• Question 2 (20): The following are ten true/false questions, with no explanation needed or wanted, no partial credit for wrong answers, and no penalty for guessing. They use the sets and relations defined above. Some may depend as well on the statements I through VIII given in Question 1.

• (a) The function IB is one-to-one (an injection)

FALSE. IB maps both Arlie and the other Duncan to "setter". With six dogs and four breeds, no possible function from D to B could be one-to-one.

• (b) The functions WB and IB may be composed to make a function from E to B.

TRUE. The result would be {(x, z): The dog that won event x was of breed z}.

• (c) The relation R is not a partial order.

TRUE. It is reflexive and transitive but not antisymmetric, since R(d, d') and R(d', d) are both true but d ≠ d'.

• (d) The relation S is an equivalence relation.

TRUE. It could also be expressed as {(x, y): dogs x and y have the same name}, since the alphabetical order on strings is itself antisymmetric. And this is clearly reflexive, symmetric, and transitive.

• (e) The relation SB is antisymmetric.

FALSE. SB(a, d') and SB(d', a) are both true, but a ≠ d'. Even without that specific example, with six dogs and four breeds we know there must be two distinct dogs with the same breed.

• (f) The function IB is not onto (not a surjection).

FALSE. It is onto because every breed in B is the breed of at least one dog in D: Statement V says so.

• (g) The relation N from D to Σ* has the "well-defined" property.

TRUE. That property says that no dog has more than one name, and this is assumed above when the six names are given for the six dogs.

• (h) The relation N is not a one-to-one function from D to Σ* (not an injection).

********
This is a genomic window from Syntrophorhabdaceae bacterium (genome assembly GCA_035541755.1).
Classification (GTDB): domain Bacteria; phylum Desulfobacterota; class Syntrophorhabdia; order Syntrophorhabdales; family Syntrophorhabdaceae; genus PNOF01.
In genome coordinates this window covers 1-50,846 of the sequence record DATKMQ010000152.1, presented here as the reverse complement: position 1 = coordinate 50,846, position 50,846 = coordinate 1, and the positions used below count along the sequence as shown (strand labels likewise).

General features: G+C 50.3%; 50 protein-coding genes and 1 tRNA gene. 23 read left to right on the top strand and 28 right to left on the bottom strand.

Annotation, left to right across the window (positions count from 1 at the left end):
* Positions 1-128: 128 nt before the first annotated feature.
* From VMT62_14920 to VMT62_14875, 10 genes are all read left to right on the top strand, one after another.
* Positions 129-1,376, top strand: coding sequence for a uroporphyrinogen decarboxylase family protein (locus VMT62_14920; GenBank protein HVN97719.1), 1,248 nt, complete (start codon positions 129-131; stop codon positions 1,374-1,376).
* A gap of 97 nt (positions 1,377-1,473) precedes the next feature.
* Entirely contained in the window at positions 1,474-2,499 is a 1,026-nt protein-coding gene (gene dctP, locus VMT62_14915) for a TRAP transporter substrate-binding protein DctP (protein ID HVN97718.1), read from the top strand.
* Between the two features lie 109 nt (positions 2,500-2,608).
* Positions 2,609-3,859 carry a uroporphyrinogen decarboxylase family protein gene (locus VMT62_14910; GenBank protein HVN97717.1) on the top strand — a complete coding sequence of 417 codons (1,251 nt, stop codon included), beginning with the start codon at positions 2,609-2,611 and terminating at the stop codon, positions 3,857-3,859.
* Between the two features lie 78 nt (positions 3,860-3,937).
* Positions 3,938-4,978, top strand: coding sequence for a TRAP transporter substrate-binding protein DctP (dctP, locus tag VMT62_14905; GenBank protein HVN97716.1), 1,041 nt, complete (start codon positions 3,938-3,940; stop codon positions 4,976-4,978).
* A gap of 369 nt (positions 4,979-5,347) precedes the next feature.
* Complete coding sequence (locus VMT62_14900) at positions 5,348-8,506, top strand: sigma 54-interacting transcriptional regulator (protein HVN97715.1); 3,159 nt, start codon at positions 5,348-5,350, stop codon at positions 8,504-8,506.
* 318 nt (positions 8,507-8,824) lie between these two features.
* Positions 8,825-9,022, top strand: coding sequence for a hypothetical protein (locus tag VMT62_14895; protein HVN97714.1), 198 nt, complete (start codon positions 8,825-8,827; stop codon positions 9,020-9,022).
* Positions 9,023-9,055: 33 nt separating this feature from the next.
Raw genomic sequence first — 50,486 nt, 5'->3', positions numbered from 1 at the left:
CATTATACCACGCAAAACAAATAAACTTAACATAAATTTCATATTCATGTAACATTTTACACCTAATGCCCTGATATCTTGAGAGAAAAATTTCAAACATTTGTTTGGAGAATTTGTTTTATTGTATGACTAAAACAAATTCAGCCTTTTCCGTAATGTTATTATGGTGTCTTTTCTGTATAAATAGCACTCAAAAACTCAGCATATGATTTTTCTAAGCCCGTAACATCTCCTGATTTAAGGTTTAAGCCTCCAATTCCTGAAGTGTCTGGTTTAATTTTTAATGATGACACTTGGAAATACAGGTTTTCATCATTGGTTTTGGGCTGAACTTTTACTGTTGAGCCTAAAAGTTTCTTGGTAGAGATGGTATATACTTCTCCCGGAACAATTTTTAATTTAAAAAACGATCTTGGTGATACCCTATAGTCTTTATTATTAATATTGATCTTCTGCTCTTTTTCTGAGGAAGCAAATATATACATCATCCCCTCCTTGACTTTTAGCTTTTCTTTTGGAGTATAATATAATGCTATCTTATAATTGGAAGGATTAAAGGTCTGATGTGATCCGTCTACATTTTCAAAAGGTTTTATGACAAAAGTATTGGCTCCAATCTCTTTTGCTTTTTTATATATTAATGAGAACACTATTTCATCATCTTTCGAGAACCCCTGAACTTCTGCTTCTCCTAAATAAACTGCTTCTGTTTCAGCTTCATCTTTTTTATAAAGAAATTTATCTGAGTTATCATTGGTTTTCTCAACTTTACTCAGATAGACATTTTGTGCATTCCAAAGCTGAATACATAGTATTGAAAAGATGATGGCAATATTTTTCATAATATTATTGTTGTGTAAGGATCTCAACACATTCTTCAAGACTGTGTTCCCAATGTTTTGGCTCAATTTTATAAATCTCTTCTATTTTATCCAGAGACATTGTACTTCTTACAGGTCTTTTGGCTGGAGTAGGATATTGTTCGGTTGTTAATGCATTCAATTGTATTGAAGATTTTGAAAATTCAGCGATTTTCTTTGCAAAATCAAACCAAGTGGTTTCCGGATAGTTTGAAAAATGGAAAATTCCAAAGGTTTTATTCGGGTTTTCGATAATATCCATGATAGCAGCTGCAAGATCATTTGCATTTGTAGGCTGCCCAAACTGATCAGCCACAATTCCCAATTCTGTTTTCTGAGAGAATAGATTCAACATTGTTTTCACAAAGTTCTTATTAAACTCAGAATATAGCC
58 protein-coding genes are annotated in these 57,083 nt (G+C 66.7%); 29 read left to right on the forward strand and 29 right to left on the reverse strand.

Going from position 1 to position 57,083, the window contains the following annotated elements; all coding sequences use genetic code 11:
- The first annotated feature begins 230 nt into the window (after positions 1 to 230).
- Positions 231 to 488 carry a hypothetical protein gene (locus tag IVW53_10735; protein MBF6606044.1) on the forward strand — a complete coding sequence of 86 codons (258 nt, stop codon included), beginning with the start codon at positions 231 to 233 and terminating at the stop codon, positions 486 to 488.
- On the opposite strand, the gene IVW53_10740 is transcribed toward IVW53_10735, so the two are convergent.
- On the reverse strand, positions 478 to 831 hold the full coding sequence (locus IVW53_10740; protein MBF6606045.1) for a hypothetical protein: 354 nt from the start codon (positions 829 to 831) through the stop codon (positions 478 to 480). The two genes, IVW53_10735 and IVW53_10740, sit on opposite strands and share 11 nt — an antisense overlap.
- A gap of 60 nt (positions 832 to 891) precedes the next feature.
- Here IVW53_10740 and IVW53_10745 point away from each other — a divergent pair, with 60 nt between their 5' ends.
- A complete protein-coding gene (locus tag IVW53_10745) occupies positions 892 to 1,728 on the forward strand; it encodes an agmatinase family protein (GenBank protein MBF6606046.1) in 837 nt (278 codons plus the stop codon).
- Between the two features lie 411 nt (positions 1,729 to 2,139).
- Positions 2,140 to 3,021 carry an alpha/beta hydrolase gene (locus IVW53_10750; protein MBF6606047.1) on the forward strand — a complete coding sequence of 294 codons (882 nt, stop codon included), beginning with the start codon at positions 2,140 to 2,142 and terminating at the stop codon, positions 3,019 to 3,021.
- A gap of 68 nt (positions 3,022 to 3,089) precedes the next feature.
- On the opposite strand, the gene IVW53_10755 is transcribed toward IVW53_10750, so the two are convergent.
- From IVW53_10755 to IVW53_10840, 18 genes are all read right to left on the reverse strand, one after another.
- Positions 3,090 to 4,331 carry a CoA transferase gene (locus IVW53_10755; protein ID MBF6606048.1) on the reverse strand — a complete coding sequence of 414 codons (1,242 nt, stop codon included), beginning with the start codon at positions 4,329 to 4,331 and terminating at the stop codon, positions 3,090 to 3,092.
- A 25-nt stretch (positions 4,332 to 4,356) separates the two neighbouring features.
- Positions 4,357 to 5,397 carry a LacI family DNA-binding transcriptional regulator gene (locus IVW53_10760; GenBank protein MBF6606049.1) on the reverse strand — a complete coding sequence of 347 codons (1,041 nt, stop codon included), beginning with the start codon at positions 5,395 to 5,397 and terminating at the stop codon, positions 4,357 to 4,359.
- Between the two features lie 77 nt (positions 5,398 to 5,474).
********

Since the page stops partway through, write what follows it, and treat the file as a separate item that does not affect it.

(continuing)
TRUE. There are two distinct dogs mapped to the same string.

• (i) The relation GT is not a binary relation on the set D.

TRUE. A binary relation would take two arguments from D. This is a unary relation because it takes only one.

• (j) The function WB is not onto (not a surjection).

TRUE. If it were, every dog would be the winner of some event. But with three events won by one dog each, it's not possible for all six dogs to be winners.

• Question 3 (10): This question uses the sets, definitions, predicates above, and the statements from Question 1.

(Note: The point values of Questions 3 and 5 were reversed on the test paper, though they were correct on page 2.)

Determine exactly which truth values of the propositions IB(c, p), IB(d, t), and IB(d', s) are consistent with statements I and III from Question 1. (There may be none, one, or more than one setting of those three truth values that is consistent with both.) Justify your answer with a truth table or a deductive argument.

Statement I converts to IB(d, t) ∧ IB(d', s) by the Definition of Implication and DeMorgan rules, thus resolving the truth value of two of the three propositions. IB(c, p) must be false, since if it were true we could derive ¬IB(d, t) which contradicts the transformed Statement I. And if IB(c, p) is false, Statement III is true vacuously. So this setting ¬IB(c, p) ∧ IB(d, t) ∧ IB(d', s) is consistent with I and III, and is the only setting that is consistent with I and III.

I won't put the truth table here but it would be another perfectly good way to show that the setting above is the only consistent one. Statement I is true for two of the eight settings and Statement III for V. The biggest source of error here was misreadings of Statement I.

• Question 4 (15): This question also uses the sets, definitions, and predicates from above and the statements from Question 1.

Determine, using any or all of Statements I through VIII, the breed of each of the six dogs in D. Explain your reasoning.

We know that my Duncan is a terrier and that the other Duncan is a setter from Question III.

Clearly Arlie is a setter by Separation on Statement II.

Since Arlie is not a terrier, the consequent of Statement VI is false and thus its premise is false by Modus Tollens, so we know that Cardie and Whistle are both retrievers.

We now have shown that five of the six dogs are not poodles, but there are two good reasons why there must be a poodle in the set. Specifying Statement V to x = p tells us ∃y:IB(y, p). And Statement VIII tells us that some non-setter won an event, and this dog could not have been a retriever or terrier by Statement IV. So Honey must be the poodle required to exist by these arguments.